• Thank you for your kind words, Myra. I do love nature. If my legacy is to have taught my son to love and appreciate nature, I think I can be satisfied with that legacy. He loves to go camping, and neither of us is afraid of getting dirt under our fingernails! 😉


  3. Pingback: Border Crossing « David N Walker – Where the Heart Is

  4. Thanks for visiting my page, Renee. Lovely piece.


    • Karlene says:

      Renee, I did 32 revisions…. trust me, I know. Finishing the draft it huge. You’re almost there. Yes… each moment is a blessing.
      XOX Karlene


  5. What sweet memories you hold in your hands. There is something magical in a thunderstorm, isn’t there? And little boys.


  6. Lovely to see you here! I remember waking up in the middle of the night, sitting at the kitchen table, watching my the thunderstorm. As we were grain farmers, Dad would always say, “That’s a $10,000 rain.” Sometimes it was 10K to the good, other times the bad. Either way, rain was money.

    Thanks for the trip down memory lane.


    • Hi Shirtsleeves! Thank you for following me here. I can picture you, sitting at the kitchen table with your parents, playing cards, listening to the rain. Back when Tech was a wee Monkey, those rainstorms felt priceless.


  7. Tamára says:

    Precious. xo


  8. Emma says:

    I love rain, thunder and lightning. There’s something magical about that kind of weather, or maybe that’s just me? 🙂


    • Hi Emma! Not just you! I love love love that kind of weather. In fact, *whispering* when I went to overnight camp, we used to strip off all our clothes and take showers outside. It. Was. The. Best.

      Don’t tell anyone. 😉


  9. Jess Witkins says:

    I’m almost headed out for work, and now I’m all teary eyed! Such sweet memories. Reminds me of sitting on our own front porch with my siblings and dad watching the rain pelt down and flood the street. Years later, I ran puddle jumping in the storm with friends while my mom scowled and handed us towels as we came back in. And last year, my honey and I sat our steps and dared each other to run down the walk and dance in the biggest puddle for 20 seconds and then run back.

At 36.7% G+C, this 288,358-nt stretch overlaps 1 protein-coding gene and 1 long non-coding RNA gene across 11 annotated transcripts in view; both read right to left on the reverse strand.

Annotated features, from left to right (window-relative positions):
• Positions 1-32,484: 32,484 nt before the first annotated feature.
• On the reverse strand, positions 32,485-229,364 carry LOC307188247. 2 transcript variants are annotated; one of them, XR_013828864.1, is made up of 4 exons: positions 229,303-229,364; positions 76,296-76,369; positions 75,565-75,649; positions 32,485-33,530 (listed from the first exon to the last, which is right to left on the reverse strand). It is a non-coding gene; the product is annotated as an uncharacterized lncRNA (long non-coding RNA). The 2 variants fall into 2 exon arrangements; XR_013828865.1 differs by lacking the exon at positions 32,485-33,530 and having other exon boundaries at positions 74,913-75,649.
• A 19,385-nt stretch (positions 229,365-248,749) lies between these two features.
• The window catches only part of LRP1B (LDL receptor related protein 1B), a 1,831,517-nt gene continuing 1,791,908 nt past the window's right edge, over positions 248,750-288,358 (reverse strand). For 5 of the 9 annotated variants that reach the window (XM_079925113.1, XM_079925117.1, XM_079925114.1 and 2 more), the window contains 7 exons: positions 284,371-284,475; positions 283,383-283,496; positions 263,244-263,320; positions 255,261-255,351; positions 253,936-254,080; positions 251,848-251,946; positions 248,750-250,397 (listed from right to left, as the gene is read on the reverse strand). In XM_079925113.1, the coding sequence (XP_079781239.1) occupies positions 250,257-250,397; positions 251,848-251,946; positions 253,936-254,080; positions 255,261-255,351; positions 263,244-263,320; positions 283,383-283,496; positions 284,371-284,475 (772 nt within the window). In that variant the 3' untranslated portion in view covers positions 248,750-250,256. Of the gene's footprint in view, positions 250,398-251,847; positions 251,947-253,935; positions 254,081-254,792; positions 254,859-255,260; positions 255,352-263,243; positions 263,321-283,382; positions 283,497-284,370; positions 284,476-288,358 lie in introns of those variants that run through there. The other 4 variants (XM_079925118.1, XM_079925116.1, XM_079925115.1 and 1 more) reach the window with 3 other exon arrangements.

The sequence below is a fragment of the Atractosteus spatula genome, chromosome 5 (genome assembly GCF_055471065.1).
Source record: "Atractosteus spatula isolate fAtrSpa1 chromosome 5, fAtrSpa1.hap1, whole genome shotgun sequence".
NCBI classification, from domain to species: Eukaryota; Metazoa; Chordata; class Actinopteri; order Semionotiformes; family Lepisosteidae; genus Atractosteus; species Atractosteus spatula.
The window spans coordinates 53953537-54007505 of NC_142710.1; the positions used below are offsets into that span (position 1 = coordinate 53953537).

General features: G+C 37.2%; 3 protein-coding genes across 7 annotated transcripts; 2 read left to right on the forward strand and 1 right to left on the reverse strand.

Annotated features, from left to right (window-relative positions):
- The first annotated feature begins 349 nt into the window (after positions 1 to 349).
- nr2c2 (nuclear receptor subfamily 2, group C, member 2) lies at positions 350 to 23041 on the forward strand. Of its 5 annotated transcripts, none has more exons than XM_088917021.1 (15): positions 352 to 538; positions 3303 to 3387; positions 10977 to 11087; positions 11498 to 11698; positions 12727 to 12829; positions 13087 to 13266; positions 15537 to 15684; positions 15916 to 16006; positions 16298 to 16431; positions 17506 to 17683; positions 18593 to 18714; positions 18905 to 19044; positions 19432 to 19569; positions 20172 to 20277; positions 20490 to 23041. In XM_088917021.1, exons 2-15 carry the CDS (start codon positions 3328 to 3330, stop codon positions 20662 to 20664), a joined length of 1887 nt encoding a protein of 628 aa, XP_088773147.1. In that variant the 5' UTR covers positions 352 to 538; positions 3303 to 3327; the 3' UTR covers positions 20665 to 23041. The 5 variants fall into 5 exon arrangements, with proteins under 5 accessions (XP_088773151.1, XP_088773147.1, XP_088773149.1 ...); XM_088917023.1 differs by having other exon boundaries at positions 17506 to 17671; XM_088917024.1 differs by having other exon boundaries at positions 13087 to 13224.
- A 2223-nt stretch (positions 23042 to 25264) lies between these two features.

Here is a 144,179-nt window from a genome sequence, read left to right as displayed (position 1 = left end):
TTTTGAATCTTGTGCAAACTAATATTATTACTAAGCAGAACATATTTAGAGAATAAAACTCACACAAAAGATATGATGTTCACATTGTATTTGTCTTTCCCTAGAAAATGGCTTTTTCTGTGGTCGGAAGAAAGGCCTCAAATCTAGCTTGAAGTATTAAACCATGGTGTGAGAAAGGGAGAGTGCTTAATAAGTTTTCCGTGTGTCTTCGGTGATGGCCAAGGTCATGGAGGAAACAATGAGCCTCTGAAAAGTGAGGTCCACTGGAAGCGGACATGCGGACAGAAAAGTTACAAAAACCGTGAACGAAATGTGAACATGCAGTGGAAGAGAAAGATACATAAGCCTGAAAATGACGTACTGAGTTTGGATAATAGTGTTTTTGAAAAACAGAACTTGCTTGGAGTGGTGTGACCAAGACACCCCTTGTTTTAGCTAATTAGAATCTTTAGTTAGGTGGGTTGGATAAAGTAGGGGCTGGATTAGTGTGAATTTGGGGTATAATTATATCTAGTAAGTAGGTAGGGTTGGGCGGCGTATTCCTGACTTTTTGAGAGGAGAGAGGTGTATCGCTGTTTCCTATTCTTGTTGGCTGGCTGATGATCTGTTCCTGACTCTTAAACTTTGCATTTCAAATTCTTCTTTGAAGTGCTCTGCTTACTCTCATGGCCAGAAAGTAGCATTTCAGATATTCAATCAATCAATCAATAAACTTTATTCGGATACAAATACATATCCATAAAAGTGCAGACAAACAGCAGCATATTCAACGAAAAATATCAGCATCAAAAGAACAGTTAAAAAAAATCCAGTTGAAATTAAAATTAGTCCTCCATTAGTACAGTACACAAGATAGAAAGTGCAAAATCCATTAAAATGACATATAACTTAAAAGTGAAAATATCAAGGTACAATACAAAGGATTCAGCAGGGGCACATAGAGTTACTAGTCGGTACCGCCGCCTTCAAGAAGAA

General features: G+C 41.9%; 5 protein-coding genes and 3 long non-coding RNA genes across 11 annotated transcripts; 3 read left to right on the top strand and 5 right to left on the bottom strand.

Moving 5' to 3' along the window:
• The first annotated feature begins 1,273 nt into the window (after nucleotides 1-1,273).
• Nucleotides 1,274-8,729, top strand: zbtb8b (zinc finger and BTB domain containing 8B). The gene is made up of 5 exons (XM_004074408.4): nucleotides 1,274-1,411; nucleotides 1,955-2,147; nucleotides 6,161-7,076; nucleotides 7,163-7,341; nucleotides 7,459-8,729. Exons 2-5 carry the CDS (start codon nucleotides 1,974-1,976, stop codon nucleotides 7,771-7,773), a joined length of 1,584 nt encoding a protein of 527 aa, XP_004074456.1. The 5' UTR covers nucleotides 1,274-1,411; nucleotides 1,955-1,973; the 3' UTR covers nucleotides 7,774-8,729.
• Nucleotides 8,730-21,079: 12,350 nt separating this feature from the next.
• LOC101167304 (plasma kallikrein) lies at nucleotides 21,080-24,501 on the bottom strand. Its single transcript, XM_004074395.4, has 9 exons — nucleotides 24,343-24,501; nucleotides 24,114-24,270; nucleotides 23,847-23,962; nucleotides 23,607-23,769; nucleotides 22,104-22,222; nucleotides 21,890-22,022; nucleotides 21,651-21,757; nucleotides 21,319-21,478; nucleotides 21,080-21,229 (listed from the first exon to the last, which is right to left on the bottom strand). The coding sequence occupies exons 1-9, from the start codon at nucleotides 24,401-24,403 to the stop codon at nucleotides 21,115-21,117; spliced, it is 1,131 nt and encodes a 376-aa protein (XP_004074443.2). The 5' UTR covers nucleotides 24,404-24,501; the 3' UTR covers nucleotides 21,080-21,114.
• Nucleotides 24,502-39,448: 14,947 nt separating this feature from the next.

I think storms make people do crazy fun things. Thanks for the story today, Renee! And a what perfect place for it at David’s!


  10. Pam says:

    Renee – my favorite part “when the world turned chocolate pudding” great piece. Thanks for making me smile and my eyes water simultaneously. Happy Mother’s Day!

    Up until the age 6 or 7 my sister says my eyes turned blue from green everytime it rained.


  11. This is beautiful, Renee. It makes me want to curl up with my own burritos but they are too big to fit on my lap now (although my daughter still tries every once in a while).

    I love your boy’s fearlessness, your interpretations of the elements of a thunderstorm.

    This post is a metaphor unto itself.
    And I can’t wait to read your book…



  12. Lisa Stech says:

    I still take my kids out in the storms to dance, even the 24 year old would go out with me 😉


  13. Frume Sarah says:

    Oh wow — I love this. Every part of it. I love how you incorporated Monkey’s milestones. I love how you brought God into the experience. And I love the image of you looking back on the precious moments.


  14. Karlene says:

    Thank you David for sharing a beautiful women who has the ability to connect the power of a thunderstorm and the growth of her child. The analogies throughout life, with the weather… rain, thunder, lightening, and all that our little one’s face growing up… are fabulous. Her talent to write with the visual by showing is spectacular. And storms are born and they grow. But among all things in life, the best part is that the storm does pass… in correlation with our troubles. But the sad thing about a storm, is that we pass too. Perhaps the hidden message is to enjoy every storm in your life, before they all pass.
    Rene, you are a talented writer. I’m looking forward to reading your book. 80,000 words! Congratulations… you are so close. Then the work begins.
    XO Karlene


    • Hi Karlene! So nice to meet you. I really hard to find something wonderful in each day. While most people hide during rainstorms, we try to revel in them and instead of complaining about all we can’t do we try to appreciate what we CAN do. ANd you are right, we all need to appreciate the little moments in our lives before they pass. Because time dos move quickly, doesn’t it?

      And yes! I am at 80K. But you sure are right, I’m nowhere close to finished. This is draft 1.



  15. gojulesgo says:

    A beautiful guest post, Renee! I loved the line, “when the world turned chocolate pudding” (but I’m sure that doesn’t surprise you, LOL)! The thing I love about thunderstorms (aside from imagining angels bowling) is that it forces you to get cozy inside. To me it signifies, for some reason, that it’s suddenly okay to turn the world off and put on a movie!


  16. ermigal says:

    Lovely piece, Renee-such nice memories and lessons to be learned from them while growing up…I love thunderstorms and remember me and the gang hangin’ out in the garage watching thru the giant screens.Thanks for the story, I’ll be mulling it over for awhile!


Comments are closed.